We use the most up-to-date technology to ensure the best eye care possible. Here are some of the different types of tests and equipment you may experience on a visit to Next Level Eye Care.
Digital Retinal Imaging
We use cutting-edge digital imaging technology to assess your eyes. Many eye diseases, if detected at an early stage, can be treated successfully without total loss of vision. Your retinal Images will be stored electronically. This gives the eye doctor a permanent record of the condition and state of your retina.
This is very important in assisting our Jessup optometrist to detect and measure any changes to your retina each time you get your eyes examined, as many eye conditions, such as glaucoma, diabetic retinopathy and macular degeneration are diagnosed by detecting changes over time.
The advantages of digital imaging include:
- Quick, safe, non-invasive and painless
- Provides detailed images of your retina and sub-surface of your eyes
- Provides instant, direct imaging of the form and structure of eye tissue
- Image resolution is extremely high quality
- Uses eye-safe near-infra-red light
- No patient prep required
Digital Retinal Imaging allows our eye doctor to evaluate the health of the back of your eye, the retina. It is critical to confirm the health of the retina, optic nerve and other retinal structures. The digital camera snaps a high-resolution digital picture of your retina. This picture clearly shows the health of your eyes and is used as a baseline to track any changes in your eyes in future eye examinations.
Visual Field Testing
A visual field test measures the range of your peripheral or “side” vision to assess whether you have any blind spots (scotomas), peripheral vision loss or visual field abnormalities. It is a straightforward and painless test that does not involve eye drops but does involve the patient’s ability to understand and follow instructions.
An initial visual field screening can be carried out by the optometrist by asking you to keep your gaze fixed on a central object, covering one eye and having you describe what you see at the periphery of your field of view. For a more comprehensive assessment, special equipment might be used to test your visual field. In one such test, you place your chin on a chin rest and look ahead. Lights are flashed on, and you have to press a button whenever you see the light. The lights are bright or dim at different stages of the test. Some of the flashes are purely to check you are concentrating. Each eye is tested separately and the entire test takes 15-45 minutes. These machines can create a computerized map out your visual field to identify if and where you have any deficiencies.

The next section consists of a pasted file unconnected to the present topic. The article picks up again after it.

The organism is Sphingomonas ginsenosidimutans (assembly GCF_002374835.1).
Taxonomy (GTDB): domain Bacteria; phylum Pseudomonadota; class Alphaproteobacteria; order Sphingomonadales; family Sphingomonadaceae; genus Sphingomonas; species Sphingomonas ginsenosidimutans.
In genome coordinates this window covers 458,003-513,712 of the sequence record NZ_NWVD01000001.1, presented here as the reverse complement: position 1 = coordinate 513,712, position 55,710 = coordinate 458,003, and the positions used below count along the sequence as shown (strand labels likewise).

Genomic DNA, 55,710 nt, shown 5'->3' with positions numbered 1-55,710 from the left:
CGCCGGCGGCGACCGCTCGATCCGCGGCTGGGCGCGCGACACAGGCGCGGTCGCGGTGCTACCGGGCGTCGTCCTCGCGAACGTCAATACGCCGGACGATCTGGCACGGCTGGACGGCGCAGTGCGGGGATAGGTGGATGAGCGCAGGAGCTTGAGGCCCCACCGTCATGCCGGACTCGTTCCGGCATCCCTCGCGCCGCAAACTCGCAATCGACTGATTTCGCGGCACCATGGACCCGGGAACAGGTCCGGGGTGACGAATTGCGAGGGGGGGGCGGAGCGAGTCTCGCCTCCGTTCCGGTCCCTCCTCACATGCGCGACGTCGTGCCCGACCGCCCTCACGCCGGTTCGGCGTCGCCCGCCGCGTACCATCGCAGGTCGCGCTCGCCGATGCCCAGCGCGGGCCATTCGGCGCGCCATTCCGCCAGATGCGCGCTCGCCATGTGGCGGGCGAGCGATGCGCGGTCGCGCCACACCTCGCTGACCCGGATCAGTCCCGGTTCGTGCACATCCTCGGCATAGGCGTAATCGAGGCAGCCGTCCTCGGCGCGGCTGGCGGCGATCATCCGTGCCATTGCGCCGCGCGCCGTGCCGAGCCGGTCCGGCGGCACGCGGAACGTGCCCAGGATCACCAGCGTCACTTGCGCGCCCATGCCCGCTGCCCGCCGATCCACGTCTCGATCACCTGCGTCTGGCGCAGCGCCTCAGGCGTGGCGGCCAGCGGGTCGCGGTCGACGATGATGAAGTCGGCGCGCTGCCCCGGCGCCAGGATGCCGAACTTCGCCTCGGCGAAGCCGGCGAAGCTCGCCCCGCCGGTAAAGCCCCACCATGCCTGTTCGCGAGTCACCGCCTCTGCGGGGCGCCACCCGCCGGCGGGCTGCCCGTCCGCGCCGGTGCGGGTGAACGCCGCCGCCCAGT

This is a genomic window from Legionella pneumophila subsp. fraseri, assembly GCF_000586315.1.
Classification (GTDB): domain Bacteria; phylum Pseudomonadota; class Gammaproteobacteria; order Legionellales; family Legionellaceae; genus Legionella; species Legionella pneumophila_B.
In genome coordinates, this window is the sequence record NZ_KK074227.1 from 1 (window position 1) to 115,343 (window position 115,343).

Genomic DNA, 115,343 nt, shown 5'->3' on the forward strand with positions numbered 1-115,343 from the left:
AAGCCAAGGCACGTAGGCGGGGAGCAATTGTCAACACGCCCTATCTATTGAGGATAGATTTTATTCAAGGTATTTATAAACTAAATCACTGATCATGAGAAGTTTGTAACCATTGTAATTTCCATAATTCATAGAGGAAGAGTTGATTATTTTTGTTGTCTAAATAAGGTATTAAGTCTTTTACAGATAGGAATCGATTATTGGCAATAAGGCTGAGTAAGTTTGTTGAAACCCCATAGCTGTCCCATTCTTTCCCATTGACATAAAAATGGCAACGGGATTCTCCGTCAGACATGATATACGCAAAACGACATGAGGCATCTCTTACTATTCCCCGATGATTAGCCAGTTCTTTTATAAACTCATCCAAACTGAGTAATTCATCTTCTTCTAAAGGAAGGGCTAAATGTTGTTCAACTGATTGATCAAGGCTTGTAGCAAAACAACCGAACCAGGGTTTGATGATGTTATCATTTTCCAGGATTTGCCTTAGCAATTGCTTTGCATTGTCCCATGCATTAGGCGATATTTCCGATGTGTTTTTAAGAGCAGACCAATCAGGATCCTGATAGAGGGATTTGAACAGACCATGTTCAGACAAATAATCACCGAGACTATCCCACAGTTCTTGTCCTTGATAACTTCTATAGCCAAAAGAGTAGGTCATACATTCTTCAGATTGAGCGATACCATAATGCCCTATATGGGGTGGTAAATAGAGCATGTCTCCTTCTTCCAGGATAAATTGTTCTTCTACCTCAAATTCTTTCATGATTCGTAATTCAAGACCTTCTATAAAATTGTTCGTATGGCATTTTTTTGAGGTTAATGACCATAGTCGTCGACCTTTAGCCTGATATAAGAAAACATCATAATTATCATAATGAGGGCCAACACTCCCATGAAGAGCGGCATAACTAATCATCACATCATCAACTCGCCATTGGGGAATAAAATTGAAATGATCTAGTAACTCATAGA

The auto-refractor is a digital refractor that works much the same way as the old fashioned phoropter. The big difference is that, instead of the doctor manually clicking through, asking you to decide for yourself which lens is best (which is especially hard when the lenses are very nearly the same!), the auto-phoropter is controlled electronically and measurements are done digitally. This not only shortens the amount of time it takes to decide which lenses will provide you your best vision correction (super helpful when trying to get your little one to stop squirming and co-operate with the process!), but also ultimately results in a more accurate eyeglass or contact lens prescription.
A non-contact tonometer (also knows as a “puff test”) measures the pressure in the eye. This is an important test for glaucoma screening, which is a serious eye disease that can lead to blindness if not treated. The puff of air measures the pressure in the eye by flattening the cornea in a non-invasive manner.
A lensmeter optimizes more accurately the spectacle lens type, and take measurements to verify the lens power. It also features a UV Transmittance Measurement Function which will tell how well your lenses are protecting your eyes from UV exposure.
The slit-lamp exam allows the doctor to see areas at the front of the eye. These areas include your eyelids, conjunctiva, iris, lens, sclera and your cornea. Other areas visible with the slit-lamp test are the retina and optic nerve. Optometrists in Jessup, MD use slit lamps to identify disorders, infection or any other complications offering a more interactive approach to documenting an eye exam.
We have both automated and manual phoropters.
Goldmann Applanation Tonometer
Setting the standard in tonometry
Haag-Streit offers a comprehensive range of tonometers and accessories. The AT 900 and AT 900 D Goldmann tonometers attach to the slit lamp and pivot in front of the microscope for the examination. The observation of the applanated surface is conducted only through the left eyepiece. Disposable tonometer prisms (such as Tonosafe) or reusable Goldmann measuring prisms can be used with either fixed or hand-held tonometers.